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Schools used to ban gadgets from the classroom, as distractions that disrupt learning. Nowadays however, educational institutions are aware of the interactive and effective learning experiences made possible through popular gadgets like the iPhone. Here are 8 apps that teachers can use by themselves or with students, as a great supplement to traditional teaching methods.





[text_image img="http://8list.com.ph/wp-content/uploads/2013/10/kick-ass-apps-text-8.png" width="100%" type="subheading"]8. Edmodo[/text_image]
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Think of this app, which is part of a comprehensive online service of the same name, as Facebook for teachers and students. To start, both teachers and Students sign up for their own Edmodo accounts. Once everything’s set up, teachers can distribute lessons, homework, and even quizzes to entire classes. Students on the other hand can submit assignments and answers, as well as discuss lessons directly with a teacher no matter where they are.

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[text_image img="http://8list.com.ph/wp-content/uploads/2013/10/kick-ass-apps-text-7.png" width="100%" type="subheading"]7. TeacherKit[/text_image]
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Teachers, why do your admin work on paper when you can store and retrieve everything on your phone or tablet? TeacherKit will let you assign grades, take note of student behavior, and even create seating plans. It’s all based on a classroom door interface that lets you manage different classes. Another plus: TeacherKit lets you export your data in a variety of ways, when you have to share information with everyone else.

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[text_image img="http://8list.com.ph/wp-content/uploads/2013/10/kick-ass-apps-text-6.png" width="100%" type="subheading"]6. Too Noisy Pro[/text_image]
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Too Noisy Pro is pretty simple: it uses the iPhone’s built-in microphone to monitor the classroom noise and emits an alarm if things get too loud. This might actually cause more disruption for smart-aleck high school students, but for masunurin cuties in pre-school and grade school it should get the job done.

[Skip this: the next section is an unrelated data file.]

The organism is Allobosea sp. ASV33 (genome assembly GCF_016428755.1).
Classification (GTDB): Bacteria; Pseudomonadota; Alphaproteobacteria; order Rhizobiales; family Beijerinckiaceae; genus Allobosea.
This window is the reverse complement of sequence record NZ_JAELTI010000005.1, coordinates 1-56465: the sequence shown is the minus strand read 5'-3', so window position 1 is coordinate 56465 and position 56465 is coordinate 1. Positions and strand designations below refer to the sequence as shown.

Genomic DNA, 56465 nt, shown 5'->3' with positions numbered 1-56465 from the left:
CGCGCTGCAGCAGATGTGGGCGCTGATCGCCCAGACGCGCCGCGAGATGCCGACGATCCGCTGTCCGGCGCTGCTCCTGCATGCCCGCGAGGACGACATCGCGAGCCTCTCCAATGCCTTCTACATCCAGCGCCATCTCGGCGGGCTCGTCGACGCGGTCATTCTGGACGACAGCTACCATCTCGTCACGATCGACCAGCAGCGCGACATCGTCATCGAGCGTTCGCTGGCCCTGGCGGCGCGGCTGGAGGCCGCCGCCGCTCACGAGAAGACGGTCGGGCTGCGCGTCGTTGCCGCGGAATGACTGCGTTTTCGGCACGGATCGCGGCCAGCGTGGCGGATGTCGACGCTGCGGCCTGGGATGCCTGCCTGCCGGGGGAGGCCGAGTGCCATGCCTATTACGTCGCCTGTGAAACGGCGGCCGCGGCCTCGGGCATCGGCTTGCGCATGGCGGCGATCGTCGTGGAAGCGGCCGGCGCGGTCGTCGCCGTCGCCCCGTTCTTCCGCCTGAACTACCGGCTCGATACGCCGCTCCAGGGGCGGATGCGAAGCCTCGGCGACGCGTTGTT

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[text_image img="http://8list.com.ph/wp-content/uploads/2013/10/kick-ass-apps-text-5.png" width="100%" type="subheading"]5. Classroom Ideas to Go![/text_image]
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Wondering what topics to teach next, or what games to run to hold your students’ attention? Fire up this app on your iPhone for suggestions. You can filter the suggestions by subject matter and grade level.

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[text_image img="http://8list.com.ph/wp-content/uploads/2013/10/kick-ass-apps-text-4.png" width="100%" type="subheading"]4. Sushi Monster[/text_image]
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Running this app in class isn’t recommended, because it’s a game. A game that teaches its players math, but a game nonetheless. Students have to get their basic math right if they want to feed the Sushi Monster and progress. Feel free to suggest this game as homework, and offer a prize to the student with the highest score.

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[text_image img="http://8list.com.ph/wp-content/uploads/2013/10/kick-ass-apps-text-3.png" width="100%" type="subheading"]3. iTunes U[/text_image]
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iTunes U features the world’s largest catalog of free educational information. Browse through more than 600,000 lectures, videos, books, and other kinds of content from leading educational institutions including Ivy League schools. Download your favorite content, from a variety of topics ranging from basic biology to even iPhone app development, onto your phone for later reference. Teachers can use iTunes U to expand their knowledge for their classes’ sakes, while students can learn more about the topics they interest them.

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[text_image img="http://8list.com.ph/wp-content/uploads/2013/10/kick-ass-apps-text-2.png" width="100%" type="subheading"]2. Frog Dissection[/text_image]
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This app is a bit expensive (at least compared to the other apps here), but it lets high school students experience frog dissection without cutting open that poor, live frog. Students can even explore the different organs in virtual 3D, and get a better understanding of basic anatomy.

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[text_image img="http://8list.com.ph/wp-content/uploads/2013/10/kick-ass-apps-text-1.png" width="100%" type="subheading"]1. SparkNotes[/text_image]
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Teachers, here’s one app you should recommend to students intimidated by Shakespeare and other classic works of literature featuring relatively obscure language. SparkNotes is a catalog of study guides that will help readers understand even the most archaic prose.

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Rico Mossesgeld

Rico is a frustrated writer, web developer, and tech blogger. Check out rico.mossesgeld.com for more details.

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